Interviews - Week 2
I am starting to get very back logged and outdated on my blog posts. But nonetheless, here is a summary of the findings from my second week of interviews back in mid October.
At this point in my process, I had interviewed 31 individuals from a variety of backgrounds including ancestral skills, several fields of science, park management, educators, and designers. And after this week things started to get even more interesting!
First of all, I finally was made aware of the true importance of agriculture in my study. Agriculture can sometimes feel like an over-discussed subject - "yeah yeah organic farming, we know." Or at least this was my point of view until I spoke with Jerry Glover. He opened my eyes to the fact that organic farming actually isn't the final solution. It's a more nuanced debate than that. While we aim for increased biodiversity, organic farming isn't usually that much better, maybe it have 5 different species instead of 2. Our deep-seated adoration for the aesthetic of farming obscures our ability to think of solutions that move away from traditional farm-based agriculture. Dr. Glover proposed industrial algae as one alternate food source in order to free up farmland to be turned back to the wild.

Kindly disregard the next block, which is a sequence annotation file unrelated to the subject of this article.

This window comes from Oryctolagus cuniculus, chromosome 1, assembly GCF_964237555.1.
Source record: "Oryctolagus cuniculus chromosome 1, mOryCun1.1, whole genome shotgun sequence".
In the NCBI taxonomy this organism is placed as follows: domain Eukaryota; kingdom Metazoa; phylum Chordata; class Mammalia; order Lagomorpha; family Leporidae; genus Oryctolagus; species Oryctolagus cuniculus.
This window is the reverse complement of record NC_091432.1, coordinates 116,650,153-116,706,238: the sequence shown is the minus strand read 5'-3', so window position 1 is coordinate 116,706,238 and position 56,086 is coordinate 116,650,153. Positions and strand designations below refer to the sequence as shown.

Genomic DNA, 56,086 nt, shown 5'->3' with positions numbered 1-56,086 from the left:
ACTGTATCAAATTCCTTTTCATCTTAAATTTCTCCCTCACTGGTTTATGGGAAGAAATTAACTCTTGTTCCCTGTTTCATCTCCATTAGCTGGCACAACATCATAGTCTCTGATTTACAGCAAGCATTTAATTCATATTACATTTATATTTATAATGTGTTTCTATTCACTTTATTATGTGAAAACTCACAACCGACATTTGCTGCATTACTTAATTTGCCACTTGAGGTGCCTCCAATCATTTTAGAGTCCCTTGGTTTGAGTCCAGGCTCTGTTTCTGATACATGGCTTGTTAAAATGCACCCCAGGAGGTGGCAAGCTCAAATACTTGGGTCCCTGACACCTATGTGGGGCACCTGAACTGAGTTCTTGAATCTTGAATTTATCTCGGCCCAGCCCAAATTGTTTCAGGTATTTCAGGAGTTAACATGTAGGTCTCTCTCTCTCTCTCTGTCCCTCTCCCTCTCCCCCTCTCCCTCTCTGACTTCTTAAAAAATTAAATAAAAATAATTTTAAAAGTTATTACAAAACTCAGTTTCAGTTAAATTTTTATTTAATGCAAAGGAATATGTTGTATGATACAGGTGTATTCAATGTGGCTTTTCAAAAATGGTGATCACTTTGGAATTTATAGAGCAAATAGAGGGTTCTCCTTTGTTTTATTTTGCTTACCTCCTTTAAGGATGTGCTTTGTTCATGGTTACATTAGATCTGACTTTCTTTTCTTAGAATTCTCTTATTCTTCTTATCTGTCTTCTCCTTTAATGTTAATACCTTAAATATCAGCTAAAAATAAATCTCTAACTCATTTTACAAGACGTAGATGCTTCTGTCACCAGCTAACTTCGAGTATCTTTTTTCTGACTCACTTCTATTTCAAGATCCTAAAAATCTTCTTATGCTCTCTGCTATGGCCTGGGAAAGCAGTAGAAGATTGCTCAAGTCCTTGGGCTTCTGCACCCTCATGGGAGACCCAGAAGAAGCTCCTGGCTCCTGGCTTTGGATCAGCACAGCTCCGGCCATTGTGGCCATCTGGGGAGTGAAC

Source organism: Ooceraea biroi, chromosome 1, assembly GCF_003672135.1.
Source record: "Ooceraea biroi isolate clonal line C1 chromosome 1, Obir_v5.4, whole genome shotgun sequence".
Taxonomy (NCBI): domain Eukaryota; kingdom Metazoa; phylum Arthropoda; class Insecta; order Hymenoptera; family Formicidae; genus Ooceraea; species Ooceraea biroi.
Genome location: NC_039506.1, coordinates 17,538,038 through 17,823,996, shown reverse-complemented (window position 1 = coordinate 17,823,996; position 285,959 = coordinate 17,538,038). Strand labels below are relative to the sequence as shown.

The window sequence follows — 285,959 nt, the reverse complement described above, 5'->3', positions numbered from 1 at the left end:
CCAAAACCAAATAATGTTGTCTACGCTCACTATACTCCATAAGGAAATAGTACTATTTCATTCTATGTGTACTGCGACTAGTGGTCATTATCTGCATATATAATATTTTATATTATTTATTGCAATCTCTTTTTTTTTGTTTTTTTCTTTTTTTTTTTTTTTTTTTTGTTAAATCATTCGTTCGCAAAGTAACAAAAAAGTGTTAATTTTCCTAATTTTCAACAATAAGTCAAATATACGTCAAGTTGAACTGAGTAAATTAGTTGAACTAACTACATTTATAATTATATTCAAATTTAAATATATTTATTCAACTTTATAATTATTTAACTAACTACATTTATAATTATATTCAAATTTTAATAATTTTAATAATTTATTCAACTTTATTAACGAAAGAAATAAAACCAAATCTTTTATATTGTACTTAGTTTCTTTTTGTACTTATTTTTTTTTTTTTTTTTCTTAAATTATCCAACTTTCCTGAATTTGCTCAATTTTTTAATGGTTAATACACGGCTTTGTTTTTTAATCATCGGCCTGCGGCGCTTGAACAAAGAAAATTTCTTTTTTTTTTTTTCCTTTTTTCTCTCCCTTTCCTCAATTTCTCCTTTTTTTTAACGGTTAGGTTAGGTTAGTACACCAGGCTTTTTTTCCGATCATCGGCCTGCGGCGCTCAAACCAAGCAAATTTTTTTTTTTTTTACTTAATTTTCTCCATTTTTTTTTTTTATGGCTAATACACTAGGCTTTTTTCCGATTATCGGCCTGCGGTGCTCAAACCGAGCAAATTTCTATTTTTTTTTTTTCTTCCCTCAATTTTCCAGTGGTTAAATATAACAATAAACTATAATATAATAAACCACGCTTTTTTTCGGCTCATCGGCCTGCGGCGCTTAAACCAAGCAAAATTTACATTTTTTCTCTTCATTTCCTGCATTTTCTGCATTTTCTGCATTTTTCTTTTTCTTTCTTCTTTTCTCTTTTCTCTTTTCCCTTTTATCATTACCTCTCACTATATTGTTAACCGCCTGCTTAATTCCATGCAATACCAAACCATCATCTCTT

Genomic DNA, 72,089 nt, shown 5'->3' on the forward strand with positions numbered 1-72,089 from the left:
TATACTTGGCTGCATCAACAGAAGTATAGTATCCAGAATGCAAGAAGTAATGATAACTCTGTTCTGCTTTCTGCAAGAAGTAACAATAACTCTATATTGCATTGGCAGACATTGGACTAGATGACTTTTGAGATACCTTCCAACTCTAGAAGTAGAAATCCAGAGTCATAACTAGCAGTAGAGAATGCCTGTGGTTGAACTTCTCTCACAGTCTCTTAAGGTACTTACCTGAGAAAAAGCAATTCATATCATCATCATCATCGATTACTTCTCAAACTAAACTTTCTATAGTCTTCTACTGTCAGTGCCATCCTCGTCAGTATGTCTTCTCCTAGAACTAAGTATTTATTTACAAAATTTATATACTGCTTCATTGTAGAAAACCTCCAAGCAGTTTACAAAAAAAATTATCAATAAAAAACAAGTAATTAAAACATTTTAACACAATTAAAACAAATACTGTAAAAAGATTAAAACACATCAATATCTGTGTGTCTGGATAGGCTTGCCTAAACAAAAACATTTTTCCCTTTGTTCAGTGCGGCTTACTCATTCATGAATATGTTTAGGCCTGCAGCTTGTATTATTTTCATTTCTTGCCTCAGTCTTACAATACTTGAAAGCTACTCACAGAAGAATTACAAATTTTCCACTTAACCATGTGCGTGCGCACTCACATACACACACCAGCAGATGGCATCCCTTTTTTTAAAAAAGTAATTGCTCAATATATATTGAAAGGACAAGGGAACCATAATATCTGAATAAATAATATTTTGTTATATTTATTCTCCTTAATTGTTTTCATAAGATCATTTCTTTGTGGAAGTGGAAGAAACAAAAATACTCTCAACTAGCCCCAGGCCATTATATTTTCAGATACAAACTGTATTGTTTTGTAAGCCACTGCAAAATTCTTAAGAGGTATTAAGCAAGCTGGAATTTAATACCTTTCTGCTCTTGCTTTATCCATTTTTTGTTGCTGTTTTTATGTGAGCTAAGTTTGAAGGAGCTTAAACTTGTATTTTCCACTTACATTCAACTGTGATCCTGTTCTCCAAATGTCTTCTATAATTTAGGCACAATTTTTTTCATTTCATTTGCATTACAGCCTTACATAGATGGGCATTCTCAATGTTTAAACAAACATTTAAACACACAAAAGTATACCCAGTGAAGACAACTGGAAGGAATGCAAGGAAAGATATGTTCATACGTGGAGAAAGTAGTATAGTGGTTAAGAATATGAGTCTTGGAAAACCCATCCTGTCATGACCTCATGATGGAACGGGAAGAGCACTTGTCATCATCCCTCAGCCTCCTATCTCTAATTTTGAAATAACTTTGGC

Many of my interviewees also discussed permaculture. And it was fascinating to hear Peter Michael Bauer's perspectives on foraging. While it is often an easy assumption or association that wild food = foraged food, foraging is also not necessarily the answer. Peter described to me the issues that arise when the acts of many individual foragers add up to destroy these wild food sources. Plus, it is a food source type that lacks reciprocity and tending of the land.
To make things even more complex, overpopulation limits our ability for rewilding our food systems and places the priority on yield instead of ecosystem and soil health. Clearly food production systems will need to play an important role in this thesis.
Another common theme in my interviews was community. Rewilding efforts must be specific to the region and have community buy-in in order to function. This is different from the idea that many people have of rewilding as individual abandonment of society.
These interviews inspired me to create a new thesis map of the different scales that I am operating in and some of the key "sub-topics" of interest.
Once again, I have to heavily simplify and generalize my insights and learnings from my interviews- there is a lot more that I haven't touched on here. Thank you so much to my wonderful interviewees for all that you have provided to me!